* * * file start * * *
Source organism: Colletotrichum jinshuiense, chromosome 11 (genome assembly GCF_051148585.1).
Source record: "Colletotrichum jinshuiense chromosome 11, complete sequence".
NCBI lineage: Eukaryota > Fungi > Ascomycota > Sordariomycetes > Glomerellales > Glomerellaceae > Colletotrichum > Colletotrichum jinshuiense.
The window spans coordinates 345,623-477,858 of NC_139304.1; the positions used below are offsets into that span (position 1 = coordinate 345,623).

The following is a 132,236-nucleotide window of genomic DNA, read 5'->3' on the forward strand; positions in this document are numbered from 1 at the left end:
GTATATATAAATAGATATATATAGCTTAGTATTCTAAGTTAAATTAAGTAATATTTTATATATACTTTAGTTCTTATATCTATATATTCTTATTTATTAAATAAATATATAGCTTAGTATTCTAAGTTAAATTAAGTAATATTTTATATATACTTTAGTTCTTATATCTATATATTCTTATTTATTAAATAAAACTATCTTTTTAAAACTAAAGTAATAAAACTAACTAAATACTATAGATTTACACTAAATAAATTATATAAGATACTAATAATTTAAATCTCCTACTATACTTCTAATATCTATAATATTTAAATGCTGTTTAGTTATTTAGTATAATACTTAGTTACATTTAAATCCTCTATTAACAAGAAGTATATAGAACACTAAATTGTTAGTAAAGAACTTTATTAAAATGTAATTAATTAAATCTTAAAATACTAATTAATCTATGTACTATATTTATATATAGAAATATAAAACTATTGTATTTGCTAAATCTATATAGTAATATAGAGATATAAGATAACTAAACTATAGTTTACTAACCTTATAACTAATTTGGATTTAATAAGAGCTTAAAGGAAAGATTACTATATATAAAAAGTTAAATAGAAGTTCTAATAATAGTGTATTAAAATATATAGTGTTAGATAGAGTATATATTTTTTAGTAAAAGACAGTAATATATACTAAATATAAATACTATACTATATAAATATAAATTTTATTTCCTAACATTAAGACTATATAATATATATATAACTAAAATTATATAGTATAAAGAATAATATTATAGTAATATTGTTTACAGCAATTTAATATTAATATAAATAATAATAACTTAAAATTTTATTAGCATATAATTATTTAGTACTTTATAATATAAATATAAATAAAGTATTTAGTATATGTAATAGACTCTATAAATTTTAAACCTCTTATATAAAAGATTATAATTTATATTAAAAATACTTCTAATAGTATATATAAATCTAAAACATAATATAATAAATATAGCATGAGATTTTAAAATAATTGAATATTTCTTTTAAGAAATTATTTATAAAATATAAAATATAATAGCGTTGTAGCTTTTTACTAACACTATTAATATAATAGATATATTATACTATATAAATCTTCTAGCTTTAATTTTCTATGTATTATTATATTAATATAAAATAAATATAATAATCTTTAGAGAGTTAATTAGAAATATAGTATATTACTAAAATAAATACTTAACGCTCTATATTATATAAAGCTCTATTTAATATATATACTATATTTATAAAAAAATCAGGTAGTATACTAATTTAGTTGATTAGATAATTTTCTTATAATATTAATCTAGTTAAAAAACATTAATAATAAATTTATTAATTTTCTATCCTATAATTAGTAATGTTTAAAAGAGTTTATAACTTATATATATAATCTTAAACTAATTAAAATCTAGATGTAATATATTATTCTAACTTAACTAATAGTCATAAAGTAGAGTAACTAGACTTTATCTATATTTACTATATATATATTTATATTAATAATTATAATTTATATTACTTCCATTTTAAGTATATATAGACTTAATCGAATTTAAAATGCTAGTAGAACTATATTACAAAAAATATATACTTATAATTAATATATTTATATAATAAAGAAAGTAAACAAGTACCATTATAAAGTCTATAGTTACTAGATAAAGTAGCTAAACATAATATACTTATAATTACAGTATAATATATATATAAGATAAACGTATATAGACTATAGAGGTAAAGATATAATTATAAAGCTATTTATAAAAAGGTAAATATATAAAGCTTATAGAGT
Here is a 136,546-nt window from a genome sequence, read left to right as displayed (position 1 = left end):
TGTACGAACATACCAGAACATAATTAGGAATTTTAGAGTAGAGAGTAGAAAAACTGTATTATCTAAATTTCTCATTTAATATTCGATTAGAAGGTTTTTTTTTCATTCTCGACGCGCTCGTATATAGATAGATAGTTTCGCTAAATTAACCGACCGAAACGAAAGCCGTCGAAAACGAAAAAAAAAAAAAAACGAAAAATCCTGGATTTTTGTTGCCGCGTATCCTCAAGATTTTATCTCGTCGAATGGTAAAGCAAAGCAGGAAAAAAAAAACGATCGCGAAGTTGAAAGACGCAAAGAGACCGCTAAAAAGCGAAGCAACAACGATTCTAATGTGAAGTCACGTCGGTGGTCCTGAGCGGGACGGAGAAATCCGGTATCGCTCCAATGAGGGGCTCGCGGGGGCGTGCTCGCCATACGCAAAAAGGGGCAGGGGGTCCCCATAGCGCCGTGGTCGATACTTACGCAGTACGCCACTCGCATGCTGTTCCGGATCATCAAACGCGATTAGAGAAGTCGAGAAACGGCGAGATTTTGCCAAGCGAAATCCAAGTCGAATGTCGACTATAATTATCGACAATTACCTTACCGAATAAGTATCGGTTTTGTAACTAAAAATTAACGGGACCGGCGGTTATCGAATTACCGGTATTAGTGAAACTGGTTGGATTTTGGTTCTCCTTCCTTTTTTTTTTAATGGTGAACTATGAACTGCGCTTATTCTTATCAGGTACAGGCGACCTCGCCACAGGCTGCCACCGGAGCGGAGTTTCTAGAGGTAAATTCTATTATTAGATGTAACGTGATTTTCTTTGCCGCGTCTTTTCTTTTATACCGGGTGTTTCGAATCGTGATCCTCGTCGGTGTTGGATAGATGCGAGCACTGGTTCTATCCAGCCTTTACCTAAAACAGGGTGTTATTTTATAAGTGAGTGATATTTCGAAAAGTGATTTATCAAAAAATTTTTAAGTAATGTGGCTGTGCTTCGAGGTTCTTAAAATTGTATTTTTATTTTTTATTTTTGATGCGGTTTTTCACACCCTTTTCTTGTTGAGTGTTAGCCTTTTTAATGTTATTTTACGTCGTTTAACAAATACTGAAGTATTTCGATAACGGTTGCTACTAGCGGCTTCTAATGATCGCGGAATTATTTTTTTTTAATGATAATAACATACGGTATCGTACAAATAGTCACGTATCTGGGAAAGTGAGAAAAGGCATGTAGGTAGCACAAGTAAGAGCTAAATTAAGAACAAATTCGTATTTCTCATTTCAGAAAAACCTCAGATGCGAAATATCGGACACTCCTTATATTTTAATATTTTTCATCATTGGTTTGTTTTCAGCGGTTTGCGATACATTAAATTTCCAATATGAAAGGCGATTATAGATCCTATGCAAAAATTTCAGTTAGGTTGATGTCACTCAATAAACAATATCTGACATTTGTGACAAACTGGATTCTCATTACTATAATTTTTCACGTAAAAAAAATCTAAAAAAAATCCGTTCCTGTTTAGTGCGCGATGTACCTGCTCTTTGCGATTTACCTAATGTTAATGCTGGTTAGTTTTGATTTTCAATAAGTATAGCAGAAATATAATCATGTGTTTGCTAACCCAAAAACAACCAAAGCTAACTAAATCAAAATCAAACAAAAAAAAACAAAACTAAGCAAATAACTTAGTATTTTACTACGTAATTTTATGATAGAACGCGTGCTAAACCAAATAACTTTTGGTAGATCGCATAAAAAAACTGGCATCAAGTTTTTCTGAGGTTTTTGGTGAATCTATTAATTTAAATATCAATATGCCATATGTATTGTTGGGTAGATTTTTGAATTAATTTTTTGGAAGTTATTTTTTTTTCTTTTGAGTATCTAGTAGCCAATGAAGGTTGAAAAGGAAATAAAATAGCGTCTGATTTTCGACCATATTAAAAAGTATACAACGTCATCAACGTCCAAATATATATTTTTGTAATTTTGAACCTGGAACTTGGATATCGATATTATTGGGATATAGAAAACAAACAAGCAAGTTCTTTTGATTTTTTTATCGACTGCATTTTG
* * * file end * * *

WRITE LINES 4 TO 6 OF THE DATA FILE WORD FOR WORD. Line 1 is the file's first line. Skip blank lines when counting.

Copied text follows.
The window spans coordinates 345,623-477,858 of NC_139304.1; the positions used below are offsets into that span (position 1 = coordinate 345,623).

The following is a 132,236-nucleotide window of genomic DNA, read 5'->3' on the forward strand; positions in this document are numbered from 1 at the left end:
GTATATATAAATAGATATATATAGCTTAGTATTCTAAGTTAAATTAAGTAATATTTTATATATACTTTAGTTCTTATATCTATATATTCTTATTTATTAAATAAATATATAGCTTAGTATTCTAAGTTAAATTAAGTAATATTTTATATATACTTTAGTTCTTATATCTATATATTCTTATTTATTAAATAAAACTATCTTTTTAAAACTAAAGTAATAAAACTAACTAAATACTATAGATTTACACTAAATAAATTATATAAGATACTAATAATTTAAATCTCCTACTATACTTCTAATATCTATAATATTTAAATGCTGTTTAGTTATTTAGTATAATACTTAGTTACATTTAAATCCTCTATTAACAAGAAGTATATAGAACACTAAATTGTTAGTAAAGAACTTTATTAAAATGTAATTAATTAAATCTTAAAATACTAATTAATCTATGTACTATATTTATATATAGAAATATAAAACTATTGTATTTGCTAAATCTATATAGTAATATAGAGATATAAGATAACTAAACTATAGTTTACTAACCTTATAACTAATTTGGATTTAATAAGAGCTTAAAGGAAAGATTACTATATATAAAAAGTTAAATAGAAGTTCTAATAATAGTGTATTAAAATATATAGTGTTAGATAGAGTATATATTTTTTAGTAAAAGACAGTAATATATACTAAATATAAATACTATACTATATAAATATAAATTTTATTTCCTAACATTAAGACTATATAATATATATATAACTAAAATTATATAGTATAAAGAATAATATTATAGTAATATTGTTTACAGCAATTTAATATTAATATAAATAATAATAACTTAAAATTTTATTAGCATATAATTATTTAGTACTTTATAATATAAATATAAATAAAGTATTTAGTATATGTAATAGACTCTATAAATTTTAAACCTCTTATATAAAAGATTATAATTTATATTAAAAATACTTCTAATAGTATATATAAATCTAAAACATAATATAATAAATATAGCATGAGATTTTAAAATAATTGAATATTTCTTTTAAGAAATTATTTATAAAATATAAAATATAATAGCGTTGTAGCTTTTTACTAACACTATTAATATAATAGATATATTATACTATATAAATCTTCTAGCTTTAATTTTCTATGTATTATTATATTAATATAAAATAAATATAATAATCTTTAGAGAGTTAATTAGAAATATAGTATATTACTAAAATAAATACTTAACGCTCTATATTATATAAAGCTCTATTTAATATATATACTATATTTATAAAAAAATCAGGTAGTATACTAATTTAGTTGATTAGATAATTTTCTTATAATATTAATCTAGTTAAAAAACATTAATAATAAATTTATTAATTTTCTATCCTATAATTAGTAATGTTTAAAAGAGTTTATAACTTATATATATAATCTTAAACTAATTAAAATCTAGATGTAATATATTATTCTAACTTAACTAATAGTCATAAAGTAGAGTAACTAGACTTTATCTATATTTACTATATATATATTTATATTAATAATTATAATTTATATTACTTCCATTTTAAGTATATATAGACTTAATCGAATTTAAAATGCTAGTAGAACTATATTACAAAAAATATATACTTATAATTAATATATTTATATAATAAAGAAAGTAAACAAGTACCATTATAAAGTCTATAGTTACTAGATAAAGTAGCTAAACATAATATACTTATAATTACAGTATAATATATATATAAGATAAACGTATATAGACTATAGAGGTAAAGATATAATTATAAAGCTATTTATAAAAAGGTAAATATATAAAGCTTATAGAGT